Hundreds of companies are suspected of fraudulently claiming furlough money from the government while pressuring their employees to continue working.
HMRC has confirmed to Sky News it has received 795 reports from worried workers about the Job Retention Scheme.
Whistle-blower support charities also say they have seen a “significant” number of calls. One has exclusively told Sky News that up to 20% have been from people working in the care sector.
The furlough scheme is designed to help businesses retain their staff during the coronavirus crisis, with the government paying 80% of workers’ salaries up to £2,500 a month. But furloughed employees are not meant to do any work at all for their organisations.
Asking staff to work while money is being claimed amounts to committing fraud and it is taxpayers who will ultimately foot the multi-million pound bill.
But the workers are victims too with many reporting feeling pressured, threatened and facing an impossible choice between doing what is right, or potentially losing their jobs.
“James” works in made-to-order retail. We have changed his name to protect his identity.
His boss told him he was being furloughed but continuously asked him to come in to deliver orders.
When James questioned it, he was told if he did not the company would have to close.
“It felt like ‘if you don’t break the rules with me, you won’t have a job’,” he said.
“I’m happy to go into work if needed, but I want to do it legally.
“It puts you in an awkward position because you know it’s the wrong thing; you shouldn’t be going in, you shouldn’t be abusing the furlough system, but if I stand there and say what I really think, I’m not going to get paid, you know you’ll be out of a job.
“Any time losing a job would be difficult but at a time like this when it’s going to be difficult to get another one, it’s really worrying.”
Workers experiencing this are being encouraged to report their employers to HMRC but many are scared. Some may not even know they have been put on furlough.
Protect, a whistle-blowers support group, have said they are “surprised” by how many calls they have had.
The majority work for small organisations with fewer than 50 employees, and many are financially vulnerable on small salaries.
“We expect this is just the tip of the iceberg”, said CEO Liz Gardiner.
“In this time of unprecedented change, when people are really worried about their jobs. It’s a really difficult thing to stand up and say ‘I think you’re committing fraud employer and I’m going to report you’.”
WhistleblowersUK, another support organisation has reported similar trends.
Up to 20% of the calls they have received are from people working in the care sector who have been furloughed but asked to ‘volunteer’, often on reduced pay.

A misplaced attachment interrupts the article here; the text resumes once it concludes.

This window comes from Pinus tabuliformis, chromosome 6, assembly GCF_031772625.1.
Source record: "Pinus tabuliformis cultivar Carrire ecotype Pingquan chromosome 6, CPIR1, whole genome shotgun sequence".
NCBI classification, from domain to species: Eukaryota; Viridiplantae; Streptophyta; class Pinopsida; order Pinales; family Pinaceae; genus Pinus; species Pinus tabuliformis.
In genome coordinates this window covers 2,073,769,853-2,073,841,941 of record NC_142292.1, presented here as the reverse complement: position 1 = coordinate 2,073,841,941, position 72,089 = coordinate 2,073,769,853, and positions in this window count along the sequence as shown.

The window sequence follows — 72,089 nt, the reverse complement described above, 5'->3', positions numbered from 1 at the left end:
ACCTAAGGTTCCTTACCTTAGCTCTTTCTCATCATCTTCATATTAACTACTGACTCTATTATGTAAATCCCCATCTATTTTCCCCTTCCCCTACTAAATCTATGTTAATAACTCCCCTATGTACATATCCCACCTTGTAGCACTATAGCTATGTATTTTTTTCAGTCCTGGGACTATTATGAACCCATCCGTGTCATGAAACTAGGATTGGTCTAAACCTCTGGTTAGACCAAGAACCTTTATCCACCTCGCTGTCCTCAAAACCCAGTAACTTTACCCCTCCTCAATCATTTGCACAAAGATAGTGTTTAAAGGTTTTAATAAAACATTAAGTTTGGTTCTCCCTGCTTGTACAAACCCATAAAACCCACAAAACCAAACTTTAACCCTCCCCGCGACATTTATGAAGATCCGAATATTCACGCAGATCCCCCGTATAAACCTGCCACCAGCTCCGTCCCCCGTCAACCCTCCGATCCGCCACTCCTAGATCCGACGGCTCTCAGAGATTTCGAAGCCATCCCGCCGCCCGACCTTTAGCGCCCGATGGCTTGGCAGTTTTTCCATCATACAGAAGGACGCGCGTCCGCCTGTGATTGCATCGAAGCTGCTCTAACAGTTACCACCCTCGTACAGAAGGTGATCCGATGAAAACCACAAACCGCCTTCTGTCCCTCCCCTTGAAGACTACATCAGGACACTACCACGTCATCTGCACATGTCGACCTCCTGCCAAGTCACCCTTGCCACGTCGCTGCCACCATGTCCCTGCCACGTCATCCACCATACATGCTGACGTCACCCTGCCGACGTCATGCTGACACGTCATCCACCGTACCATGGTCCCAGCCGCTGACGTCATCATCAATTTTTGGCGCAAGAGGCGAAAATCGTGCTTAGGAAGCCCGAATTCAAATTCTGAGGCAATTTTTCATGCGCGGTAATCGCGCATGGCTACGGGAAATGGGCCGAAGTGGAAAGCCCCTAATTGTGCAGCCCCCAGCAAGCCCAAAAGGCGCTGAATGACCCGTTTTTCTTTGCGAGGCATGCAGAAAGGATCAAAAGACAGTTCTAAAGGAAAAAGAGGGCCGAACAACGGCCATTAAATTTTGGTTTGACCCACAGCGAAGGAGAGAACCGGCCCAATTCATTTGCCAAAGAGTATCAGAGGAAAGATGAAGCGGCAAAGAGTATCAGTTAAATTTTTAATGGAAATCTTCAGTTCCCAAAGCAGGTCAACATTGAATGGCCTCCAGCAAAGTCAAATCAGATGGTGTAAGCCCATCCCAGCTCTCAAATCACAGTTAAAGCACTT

“I’m sure employers are in a very difficult situation not knowing when an invoice might be paid,” said founder and CEO Georgina Halford-Hall.
“But to put their employees, who are really dedicated to those people they have got to know in the community, in a position where they’re having to choose between committing a criminal act, or not having a job, or not look after the old people they’re caring for, it really is a disgrace, a national disgrace.”
She has said many are too scared to come forward and that stronger protection for whistle-blowers would help.
“Let’s face it, if you’ve got a family and a mortgage and car repayments and who knows what else, what is the incentive to speak out under the current policy? There is none.”
Seven-and-a-half million workers are being supported by the furlough scheme which has now been extended until the end of October.
Experts say that given the scale of the scheme, and the speed at which it was set up, it is broadly a remarkable success.
“We have to remember that millions of people are receiving pay which they might not otherwise be getting, the alternative for many of them would be redundancy,” Karen Teago, employment lawyer and joint CEO of Yess Law said.
“Certainly in employment law, many new regimes, many new pieces of legislation when they come in they have difficulties in them.
“It would be impossible to design a perfect scheme and certainly not in just a month.
“By in large the scheme seems to be getting money to people who would otherwise not be being paid and in those terms it can be regarded as a success.”
HMRC said it is “committed to ensuring the tax systems we operate are used fairly and efficiently and where necessary will take action to ensure compliance with the relevant rules, regulations and legislation that govern the UK taxation systems”.
A spokesperson added: “We value all the information provided to us by members of the public aimed at helping us achieve that goal.”
It said any employee reporting furlough fraud would be “entirely anonymous”.